Jett begins in a world on its last legs, where the inhabitants realize they are doomed. The adventure kicks off powerfully as I listen to my people’s mourning, knowing I won’t share their fate. I’m also burdened by their hope that my quest will save some part of civilization. Looking to religion for comfort, the people cling to the idea that my crew’s prophesied scientific and spiritual mission across the galaxy will save humanity from utter annihilation. The narrative never spells out what caused my home world’s sad fate, but it employs excellent visual storytelling to fill in the blanks. Smokestacks choke the skies around you, smearing smog and soot across the landscape. The bleak spectacle brilliantly sketches out one reason for the crisis: unchecked industrialization. In a darkly ironic way, it suggests that the factories creating your planet-escaping technology are killing those remaining, which inspires some acute survivor’s guilt.
The world’s stylized, minimalistic graphics provide a distinct and beautiful look, especially during key moments like your crew’s take-off when the horizon beautifully transitions to the stars. Jett has a specific, retro-futuristic design. This style works because you are bringing the past with you through time and space. While chapter 0, a kind of prologue, has stirring goodbyes and thought-provoking imagery, the rest of Jett struggles to measure up.
After making my way to “the far shore,” a place of legend described by the holy texts, my scout team’s adventure quickly went from delightful to dangerous. After I was exposed to the alien elements and touched by a mysterious presence, I began to see things. While passed out after an accident, I had wild dreams about my village with shadowy figures in place of people. But the visions didn’t end when I woke up, and I began to see signals on the ground that my crewmates couldn’t. These signs let me know when I could interact with something, like when I used my ship to make flowers bloom. Though these exposure-driven illusions lead to a series of wonderfully strange sequences, the story ultimately doesn’t go anywhere satisfying with them.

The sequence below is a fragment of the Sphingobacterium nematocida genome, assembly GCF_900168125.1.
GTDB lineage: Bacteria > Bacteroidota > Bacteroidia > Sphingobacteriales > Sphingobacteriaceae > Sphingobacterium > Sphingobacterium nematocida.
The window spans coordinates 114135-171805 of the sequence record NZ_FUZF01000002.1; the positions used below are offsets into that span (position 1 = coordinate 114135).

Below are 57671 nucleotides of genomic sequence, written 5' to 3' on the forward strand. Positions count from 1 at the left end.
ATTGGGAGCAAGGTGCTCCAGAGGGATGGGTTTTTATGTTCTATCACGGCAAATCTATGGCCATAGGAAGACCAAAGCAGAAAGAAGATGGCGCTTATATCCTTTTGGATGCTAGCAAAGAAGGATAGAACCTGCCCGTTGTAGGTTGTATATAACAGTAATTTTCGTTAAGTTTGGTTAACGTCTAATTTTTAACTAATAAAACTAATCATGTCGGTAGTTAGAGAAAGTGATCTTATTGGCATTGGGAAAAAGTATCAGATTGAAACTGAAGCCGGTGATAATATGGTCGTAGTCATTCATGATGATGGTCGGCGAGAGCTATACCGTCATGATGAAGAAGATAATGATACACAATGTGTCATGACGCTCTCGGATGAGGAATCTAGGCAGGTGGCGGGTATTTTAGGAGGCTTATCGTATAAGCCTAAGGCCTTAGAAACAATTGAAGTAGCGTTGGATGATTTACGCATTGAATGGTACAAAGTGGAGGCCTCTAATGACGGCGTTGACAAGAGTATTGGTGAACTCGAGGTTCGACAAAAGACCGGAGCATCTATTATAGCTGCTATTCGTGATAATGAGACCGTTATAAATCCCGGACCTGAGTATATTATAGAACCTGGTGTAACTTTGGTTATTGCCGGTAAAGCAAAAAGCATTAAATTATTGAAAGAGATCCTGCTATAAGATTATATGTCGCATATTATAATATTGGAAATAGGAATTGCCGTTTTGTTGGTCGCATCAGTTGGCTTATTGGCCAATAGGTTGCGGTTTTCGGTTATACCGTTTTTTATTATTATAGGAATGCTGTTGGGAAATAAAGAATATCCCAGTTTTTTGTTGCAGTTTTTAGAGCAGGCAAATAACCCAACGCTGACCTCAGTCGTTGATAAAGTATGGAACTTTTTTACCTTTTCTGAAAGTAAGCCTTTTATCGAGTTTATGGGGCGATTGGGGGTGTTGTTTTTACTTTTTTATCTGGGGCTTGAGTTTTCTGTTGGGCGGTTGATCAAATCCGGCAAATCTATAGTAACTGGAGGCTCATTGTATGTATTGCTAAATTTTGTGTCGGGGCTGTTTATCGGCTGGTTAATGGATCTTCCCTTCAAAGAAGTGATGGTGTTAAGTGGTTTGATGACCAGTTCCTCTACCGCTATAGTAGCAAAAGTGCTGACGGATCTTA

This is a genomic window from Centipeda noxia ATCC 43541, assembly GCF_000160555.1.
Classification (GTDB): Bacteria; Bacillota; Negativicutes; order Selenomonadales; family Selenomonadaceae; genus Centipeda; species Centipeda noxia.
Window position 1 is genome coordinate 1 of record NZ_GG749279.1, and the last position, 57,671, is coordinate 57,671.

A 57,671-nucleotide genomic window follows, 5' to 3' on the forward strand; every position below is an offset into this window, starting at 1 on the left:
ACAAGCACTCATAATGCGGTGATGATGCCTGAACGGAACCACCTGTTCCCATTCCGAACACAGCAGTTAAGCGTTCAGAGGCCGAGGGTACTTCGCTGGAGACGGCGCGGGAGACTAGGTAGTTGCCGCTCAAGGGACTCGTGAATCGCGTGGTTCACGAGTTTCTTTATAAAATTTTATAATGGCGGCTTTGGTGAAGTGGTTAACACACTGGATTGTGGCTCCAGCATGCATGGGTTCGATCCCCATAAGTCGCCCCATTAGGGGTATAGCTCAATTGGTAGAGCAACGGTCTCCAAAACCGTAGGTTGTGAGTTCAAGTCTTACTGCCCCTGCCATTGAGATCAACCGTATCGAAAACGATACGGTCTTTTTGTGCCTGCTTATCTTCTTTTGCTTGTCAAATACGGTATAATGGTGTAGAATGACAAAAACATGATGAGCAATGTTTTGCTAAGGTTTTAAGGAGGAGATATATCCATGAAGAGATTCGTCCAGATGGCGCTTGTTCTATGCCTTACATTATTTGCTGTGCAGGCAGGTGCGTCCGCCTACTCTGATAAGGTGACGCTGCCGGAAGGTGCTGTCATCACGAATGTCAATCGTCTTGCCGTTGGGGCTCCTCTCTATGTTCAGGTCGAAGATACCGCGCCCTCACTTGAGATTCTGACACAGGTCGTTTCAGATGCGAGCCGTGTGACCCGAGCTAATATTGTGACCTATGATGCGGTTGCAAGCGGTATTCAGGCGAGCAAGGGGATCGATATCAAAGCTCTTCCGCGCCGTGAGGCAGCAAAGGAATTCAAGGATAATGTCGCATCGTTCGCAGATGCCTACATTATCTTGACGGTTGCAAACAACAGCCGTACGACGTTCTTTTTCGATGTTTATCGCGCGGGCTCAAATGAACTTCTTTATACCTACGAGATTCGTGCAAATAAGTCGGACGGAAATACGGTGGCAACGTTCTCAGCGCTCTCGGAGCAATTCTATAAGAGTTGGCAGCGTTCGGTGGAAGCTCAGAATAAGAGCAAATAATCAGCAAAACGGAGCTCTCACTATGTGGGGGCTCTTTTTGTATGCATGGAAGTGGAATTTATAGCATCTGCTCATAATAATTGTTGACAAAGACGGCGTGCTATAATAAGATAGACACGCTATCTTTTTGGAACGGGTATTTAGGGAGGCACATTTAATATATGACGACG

Much of the game takes place on your jett, a two-person, superpowered craft that lets you soar through the environment. Unfortunately, the strong imagery from the first section of the game is lost when flying. The pared-down art style in these sequences makes the world look like nondescript blocks of color. As a result, the characters’ reactions to the visually empty – but supposedly awe-inspiring – world are jarring. I found it difficult to gauge my velocity due to the environment’s scarcity of landmarks, making me feel like a bug buzzing around the screen rather than an interplanetary scout traveling at super-speeds.
Piloting your jett never feels good. The camera centers on the middle of the screen, not the vehicle, so simultaneously moving and looking where you’re going is awkward. I grew frustrated multiple times when performing delicate operations, like getting into the shadows for cover or aiming the release of grappled objects, because the controls are unwieldy. Additionally, the game places a tedious limitation on flying at full speed. You must continuously watch a meter to ensure you’re don’t go too fast for too long lest you overheat and blow out your engines.
Getting out of the ship is also trying. Every time my character’s feet touch the ground, I feel like I’m wading through pudding. And the interactions outside the jett, which often feature exposition-filled dialogue, are rarely remarkable enough to make up for the wearisome traversal. Many of these issues are not game-ruining flaws by themselves, but Jett has so many minor nuisances that they add up to make exploration a chore, which is a shame for a game about space exploration.
Jett: The Far Shore shines bright in some narrative-heavy sections, and its visuals can be impressive, but – despite starting off full of potential – it fails to fulfill its promise. Sadly, Jett’s finale, much like my time spent piloting its interstellar spacecraft, feels more unfulfilling than thought-provoking.